I’ve had many MRI scans in the past and usually find them quite relaxing, despite the noise. They lie (sometimes strap) you on a stretcher that moves into a tunnel, where the scan takes place. In the above picture it looks like the patient has gone in headfirst, but in my experience my head has been at the entrance – much less claustrophobic. Usually, they give you headphones (often with music), both to protect your ears from the noise and to communicate with you from outside of the room; they also place a buzzer in your hand, which you can press at any time you feel distressed or want to stop. The scan is not painful. It basically consists of rotating magnetic signals being blasted at your body as you lie very still – you cannot feel these but they are expressed as noise patterns that change with different frequencies etc. So for five minutes it might sound like you’re surrounded by knocking, the next five by drilling, the next five by clicking, tapping, zapping and so on… A lady I met even described one of the noises as reminding her of frogs croaking first thing on a wet morning in Borneo!

I tend to just shut my eyes and relax, as if going to sleep; but this particular scan wasn’t that easy though. It was torture just making myself lie still, as my body kept trying to tense up to protect itself from the pain; I had to consciously relax every muscle and breathe. I think I cried through a good ten minutes or so of it but knew that wasn’t helping, despite it being an automatic response. The pain was still severe but eventually I managed to distance myself from it; I can’t exactly explain how – I’ve read a few books on meditative practices, so maybe they came in handy? I knew that each change in the sound pattern meant a certain amount of time passing and soon enough it went silent and a voice in my ear was telling me it was finished. To say I felt relieved would be an understatement!

Obviously, it takes time for someone to analyse the MRI scan pictures and give a full report, but sometimes things are apparent straight away. For me, they noticed that I had a lot of fluid surrounding my left femoral head (ie. Left Hip joint) and a smaller amount around the Right. I was taken straight to another part of the department to have this removed by aspiration and ultrasound. By that point, I was allowed further pain relief and this dose worked enough for me to feel a lot calmer. It’s embarrassing to look back on now, but I caused quite a scene that morning howling like a banshee and such. Thank goodness the worst was now over.

I was quite nervous about the hip aspiration. I’d had it done as a child but they put you under with gas at that age; this time it would be an injection of local anaesthetic. The team of people with me were lovely and great at making me feel at ease; the Radiographer in particular had a very calming effect and I felt in very safe hands.  He used the ultrasound scanner to examine my left hip first and to pinpoint just where the fluid had accumulated around it. This is similar to the scanners you see unborn babies with – a cold gel is placed on the surface of the skin and onto a ‘probe’, which the radiographer slides over the area in question, sending ultrasonic waves through the skin. These waves bounce off things inside at different levels (according to density I think), to create the pictures you see on the screen – the main thing I learnt is that fluid bounces back as black, so when he was looking for the fluid around my hip joint, it appeared as a large black shadow around/within the hip, which appears a greyish-white as that is denser.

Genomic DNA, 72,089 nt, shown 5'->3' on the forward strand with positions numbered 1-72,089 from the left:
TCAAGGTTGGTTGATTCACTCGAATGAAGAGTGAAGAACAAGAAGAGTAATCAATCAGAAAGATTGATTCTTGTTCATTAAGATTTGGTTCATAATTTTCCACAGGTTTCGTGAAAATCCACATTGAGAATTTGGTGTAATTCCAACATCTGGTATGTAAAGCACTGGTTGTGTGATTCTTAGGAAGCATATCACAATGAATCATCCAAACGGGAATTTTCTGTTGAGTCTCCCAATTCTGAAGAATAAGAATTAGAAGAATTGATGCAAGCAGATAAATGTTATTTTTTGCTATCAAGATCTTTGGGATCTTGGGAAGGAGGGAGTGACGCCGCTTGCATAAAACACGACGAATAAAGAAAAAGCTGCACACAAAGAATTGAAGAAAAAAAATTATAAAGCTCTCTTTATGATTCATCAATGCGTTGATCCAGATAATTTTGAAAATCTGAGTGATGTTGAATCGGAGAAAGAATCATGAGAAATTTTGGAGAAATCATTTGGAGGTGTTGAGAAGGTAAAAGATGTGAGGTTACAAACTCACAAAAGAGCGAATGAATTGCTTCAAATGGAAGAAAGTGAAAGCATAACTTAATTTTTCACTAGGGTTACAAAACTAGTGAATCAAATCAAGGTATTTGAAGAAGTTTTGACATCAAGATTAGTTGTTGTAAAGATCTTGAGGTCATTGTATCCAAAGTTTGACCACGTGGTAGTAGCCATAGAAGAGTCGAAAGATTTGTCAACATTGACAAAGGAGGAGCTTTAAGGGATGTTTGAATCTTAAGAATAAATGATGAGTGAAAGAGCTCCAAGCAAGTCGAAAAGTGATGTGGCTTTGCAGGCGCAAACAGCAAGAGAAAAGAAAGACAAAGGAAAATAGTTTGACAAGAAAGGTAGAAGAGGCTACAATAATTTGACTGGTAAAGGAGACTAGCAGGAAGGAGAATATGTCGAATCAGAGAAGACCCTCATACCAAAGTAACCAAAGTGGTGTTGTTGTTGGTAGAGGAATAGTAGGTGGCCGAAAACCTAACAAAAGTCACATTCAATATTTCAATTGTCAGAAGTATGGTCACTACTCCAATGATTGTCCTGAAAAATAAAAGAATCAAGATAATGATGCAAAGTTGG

Once he found the fluid, he needed to find a straight path to it from the skin surface without passing through any major blood vessels – there is actuallly a lot more time spent preparing the procedure than the procedure itself. Happy that he’d found a route, the radiographer then slowly began to administer the local anaesthetic by long needle; he did this in stages to ensure that I was as numb as possible, but as he came closer to the joint itself, he began to warn me that I’d feel quite a bit of pain but it would be shortlived. The pain didn’t come. He kept asking me “are you sure you can’t feel anything?”, while jabbing the needle further in, and I kept shaking my head. It was a bit like the movie ‘Death Becomes Her’ where the doctor can’t understand how her very broken wrist isn’t troubling her!

I asked him if this was something to worry about and he pulled that confused, thinking look that doctors do sometimes, as he explained that most patients find it at least uncomfortable to have a needle in the joint capsule. He said if I really wasn’t feeling anything, then he’d be concerned that I had some nerve damage to the hip itself and that this should be investigated too. For now though, we concentrated on the aspiration. With the needle in place, he was able to aspirate 5ml of fluid from the hip capsule; this didn’t look an awful lot to me – one small syringe, whereas my knees used to drain 2-3 much larger syringe-fulls as a child – but apparently it is a lot, as there is very little ‘spare room’ within hip joints. I was told that this explained the level of pain I was in and the lack of response to pain relief. He told me that they could have given me all the pain relief in the world, but as long as that fluid was stretching the joint out of place as it was, I’d have had excruciating pain. Hopefully, with it now gone, things would settle to a more bearable level.